World Red Cross Red Crescent Day 2013
By Tadateru Konoe, President of the International Federation of Red Cross and Red Crescent Societies and Peter Maurer, President of the International Committee of the Red Cross
Since the Red Cross and Red Crescent idea came to light 150 years ago, what has remained constant is the suffering of millions of people that our organizations work so hard to alleviate. What has changed dramatically is the geopolitical, social and technological world within which we work. Adaptability has been the key to the survival and growth of the organizations that we lead and to our ability to serve the vulnerable now and into the future. Today on World Red Cross Red Crescent Day, together with 187 National Societies across the world, we celebrate one and a half century of joint humanitarian action. We look to the future with hope. We look to the people we serve as inspiration.
In the 150 years since our founding, the nature of crisis and war has continuously evolved. Amongst the challenges facing humanitarian action today is an increase in natural disasters and health emergencies, the continuous lack of respect for international humanitarian law, problems of safe access to health care in many countries and difficulties for humanitarian actors to reach people in need in certain contexts. For example, millions of people living in areas such as Afghanistan, Somalia, Democratic Republic of the Congo and Syria receive scarce humanitarian aid because of insecurity or political barriers. The number of natural disasters reported over the last 40 years has increased by nearly 400 per cent.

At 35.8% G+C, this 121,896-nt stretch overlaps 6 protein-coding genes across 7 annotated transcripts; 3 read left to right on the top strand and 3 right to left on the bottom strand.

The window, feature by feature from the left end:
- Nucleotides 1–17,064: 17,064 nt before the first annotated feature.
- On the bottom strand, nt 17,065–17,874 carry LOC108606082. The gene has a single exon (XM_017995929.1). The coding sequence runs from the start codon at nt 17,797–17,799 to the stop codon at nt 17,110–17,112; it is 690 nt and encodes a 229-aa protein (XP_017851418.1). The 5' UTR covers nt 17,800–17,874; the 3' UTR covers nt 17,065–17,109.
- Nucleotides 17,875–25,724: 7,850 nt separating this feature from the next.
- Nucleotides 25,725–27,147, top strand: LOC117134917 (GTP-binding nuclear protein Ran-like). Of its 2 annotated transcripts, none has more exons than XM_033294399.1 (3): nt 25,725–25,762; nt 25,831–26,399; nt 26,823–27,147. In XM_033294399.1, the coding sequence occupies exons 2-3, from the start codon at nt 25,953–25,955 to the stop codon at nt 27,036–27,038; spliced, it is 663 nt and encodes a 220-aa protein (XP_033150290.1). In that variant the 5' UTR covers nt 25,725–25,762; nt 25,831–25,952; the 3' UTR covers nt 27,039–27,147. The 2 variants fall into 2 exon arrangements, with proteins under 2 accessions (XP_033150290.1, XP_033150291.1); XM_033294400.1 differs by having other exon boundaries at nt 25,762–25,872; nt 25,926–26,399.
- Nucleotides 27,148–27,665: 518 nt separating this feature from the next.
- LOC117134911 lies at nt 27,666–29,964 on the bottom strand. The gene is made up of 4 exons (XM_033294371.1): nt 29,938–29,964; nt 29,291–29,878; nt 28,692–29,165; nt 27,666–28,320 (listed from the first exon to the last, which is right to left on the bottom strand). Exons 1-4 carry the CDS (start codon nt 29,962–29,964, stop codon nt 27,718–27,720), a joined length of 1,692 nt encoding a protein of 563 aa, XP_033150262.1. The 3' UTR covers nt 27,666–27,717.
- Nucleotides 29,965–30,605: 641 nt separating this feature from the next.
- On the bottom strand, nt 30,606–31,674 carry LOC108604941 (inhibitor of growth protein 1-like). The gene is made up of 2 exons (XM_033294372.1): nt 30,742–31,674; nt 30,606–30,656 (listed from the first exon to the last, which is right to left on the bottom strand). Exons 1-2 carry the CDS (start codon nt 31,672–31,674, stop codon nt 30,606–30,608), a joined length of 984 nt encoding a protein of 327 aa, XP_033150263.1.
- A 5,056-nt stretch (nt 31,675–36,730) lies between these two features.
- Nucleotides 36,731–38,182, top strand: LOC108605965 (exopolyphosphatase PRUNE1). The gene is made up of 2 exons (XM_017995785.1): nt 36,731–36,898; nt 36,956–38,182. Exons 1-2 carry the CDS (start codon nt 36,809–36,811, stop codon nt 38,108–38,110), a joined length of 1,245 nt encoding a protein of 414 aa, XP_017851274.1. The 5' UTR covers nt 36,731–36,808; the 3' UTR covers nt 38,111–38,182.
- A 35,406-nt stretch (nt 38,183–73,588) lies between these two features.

We work to ensure that all parties in the world understand that we do not take sides. We are only interested in helping those who suffer and we do so with impartiality, regardless of people’s nationality, origin, opinions or beliefs. This is the key for us to reach people who need our help, especially in conflict situations and regions closed to the world.
Whether it is by using new technologies to improve our response, seeking the leadership of young people in our attempts to extend our services or adapting to climate change in the way we carry out our work, we always look for innovative approaches and partnerships. For example, there are six billion mobile cellular subscriptions in the world. Many Red Cross and Red Crescent National Societies have developed mobile applications related to disaster preparedness, first aid and emergency response to adapt to changes in how people wish to receive life-saving information.
We are effective in our humanitarian response and grassroots communication because we are strongly anchored in local communities. Millions of Red Cross and Red Crescent volunteers and professionals, working in close proximity with those in need, are leading the effort to bring about positive change in their urban and rural villages, towns and cities. It is these volunteers and staff on the ground who have been most affected by hardship. They understand their local needs and solutions best and we believe that moving forward, together, they will shape the world humanitarian agenda.
One and a half century ago, a man named Henry Dunant wrote A Memory of Solferino. This book reflected on his experience rallying villagers to treat wounded soldiers on a battlefield in Italy, regardless of who they were fighting for. His instinct to help laid the foundations for the Red Cross Red Crescent as it exists today.
Throughout this year, the IFRC and ICRC will celebrate the historic and unique contribution that the International Red Cross and Red Crescent Movement has made to humanity. We also share a promise to continue to give a voice to millions of people and to strive to address their humanitarian needs.